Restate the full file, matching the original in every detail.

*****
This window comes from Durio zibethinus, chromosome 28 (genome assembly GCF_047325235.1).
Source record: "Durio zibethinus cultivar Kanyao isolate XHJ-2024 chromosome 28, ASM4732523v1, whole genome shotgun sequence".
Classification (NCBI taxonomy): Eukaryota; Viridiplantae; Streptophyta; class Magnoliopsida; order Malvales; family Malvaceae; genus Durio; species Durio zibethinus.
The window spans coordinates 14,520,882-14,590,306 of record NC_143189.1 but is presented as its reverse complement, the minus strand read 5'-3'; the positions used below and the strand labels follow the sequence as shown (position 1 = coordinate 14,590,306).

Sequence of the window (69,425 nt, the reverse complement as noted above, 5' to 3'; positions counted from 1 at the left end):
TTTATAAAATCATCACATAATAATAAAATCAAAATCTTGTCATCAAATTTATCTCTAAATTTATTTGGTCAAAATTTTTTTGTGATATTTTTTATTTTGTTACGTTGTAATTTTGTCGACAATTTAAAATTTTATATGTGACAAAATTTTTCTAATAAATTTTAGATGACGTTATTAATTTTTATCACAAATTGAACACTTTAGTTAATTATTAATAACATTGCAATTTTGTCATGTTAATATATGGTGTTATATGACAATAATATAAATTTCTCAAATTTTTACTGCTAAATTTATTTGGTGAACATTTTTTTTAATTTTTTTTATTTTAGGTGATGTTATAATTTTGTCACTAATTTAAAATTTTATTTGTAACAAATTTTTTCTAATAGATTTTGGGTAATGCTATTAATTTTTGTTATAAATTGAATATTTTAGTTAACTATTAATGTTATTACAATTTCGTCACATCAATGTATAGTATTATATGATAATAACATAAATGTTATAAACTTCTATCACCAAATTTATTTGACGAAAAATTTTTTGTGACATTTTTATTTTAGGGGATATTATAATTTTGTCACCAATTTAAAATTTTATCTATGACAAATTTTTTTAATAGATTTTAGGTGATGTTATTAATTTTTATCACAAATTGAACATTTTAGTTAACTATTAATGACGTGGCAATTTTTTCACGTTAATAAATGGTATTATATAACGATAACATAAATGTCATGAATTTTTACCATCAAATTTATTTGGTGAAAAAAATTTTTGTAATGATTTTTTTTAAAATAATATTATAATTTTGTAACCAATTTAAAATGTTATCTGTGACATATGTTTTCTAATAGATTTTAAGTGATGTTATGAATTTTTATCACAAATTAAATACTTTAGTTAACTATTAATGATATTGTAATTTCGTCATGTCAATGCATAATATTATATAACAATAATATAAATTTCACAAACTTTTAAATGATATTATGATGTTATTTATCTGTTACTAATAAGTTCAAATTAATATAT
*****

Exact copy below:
This window comes from Durio zibethinus, chromosome 28 (genome assembly GCF_047325235.1).
Source record: "Durio zibethinus cultivar Kanyao isolate XHJ-2024 chromosome 28, ASM4732523v1, whole genome shotgun sequence".
Classification (NCBI taxonomy): Eukaryota; Viridiplantae; Streptophyta; class Magnoliopsida; order Malvales; family Malvaceae; genus Durio; species Durio zibethinus.
The window spans coordinates 14,520,882-14,590,306 of record NC_143189.1 but is presented as its reverse complement, the minus strand read 5'-3'; the positions used below and the strand labels follow the sequence as shown (position 1 = coordinate 14,590,306).

Sequence of the window (69,425 nt, the reverse complement as noted above, 5' to 3'; positions counted from 1 at the left end):
TTTATAAAATCATCACATAATAATAAAATCAAAATCTTGTCATCAAATTTATCTCTAAATTTATTTGGTCAAAATTTTTTTGTGATATTTTTTATTTTGTTACGTTGTAATTTTGTCGACAATTTAAAATTTTATATGTGACAAAATTTTTCTAATAAATTTTAGATGACGTTATTAATTTTTATCACAAATTGAACACTTTAGTTAATTATTAATAACATTGCAATTTTGTCATGTTAATATATGGTGTTATATGACAATAATATAAATTTCTCAAATTTTTACTGCTAAATTTATTTGGTGAACATTTTTTTTAATTTTTTTTATTTTAGGTGATGTTATAATTTTGTCACTAATTTAAAATTTTATTTGTAACAAATTTTTTCTAATAGATTTTGGGTAATGCTATTAATTTTTGTTATAAATTGAATATTTTAGTTAACTATTAATGTTATTACAATTTCGTCACATCAATGTATAGTATTATATGATAATAACATAAATGTTATAAACTTCTATCACCAAATTTATTTGACGAAAAATTTTTTGTGACATTTTTATTTTAGGGGATATTATAATTTTGTCACCAATTTAAAATTTTATCTATGACAAATTTTTTTAATAGATTTTAGGTGATGTTATTAATTTTTATCACAAATTGAACATTTTAGTTAACTATTAATGACGTGGCAATTTTTTCACGTTAATAAATGGTATTATATAACGATAACATAAATGTCATGAATTTTTACCATCAAATTTATTTGGTGAAAAAAATTTTTGTAATGATTTTTTTTAAAATAATATTATAATTTTGTAACCAATTTAAAATGTTATCTGTGACATATGTTTTCTAATAGATTTTAAGTGATGTTATGAATTTTTATCACAAATTAAATACTTTAGTTAACTATTAATGATATTGTAATTTCGTCATGTCAATGCATAATATTATATAACAATAATATAAATTTCACAAACTTTTAAATGATATTATGATGTTATTTATCTGTTACTAATAAGTTCAAATTAATATAT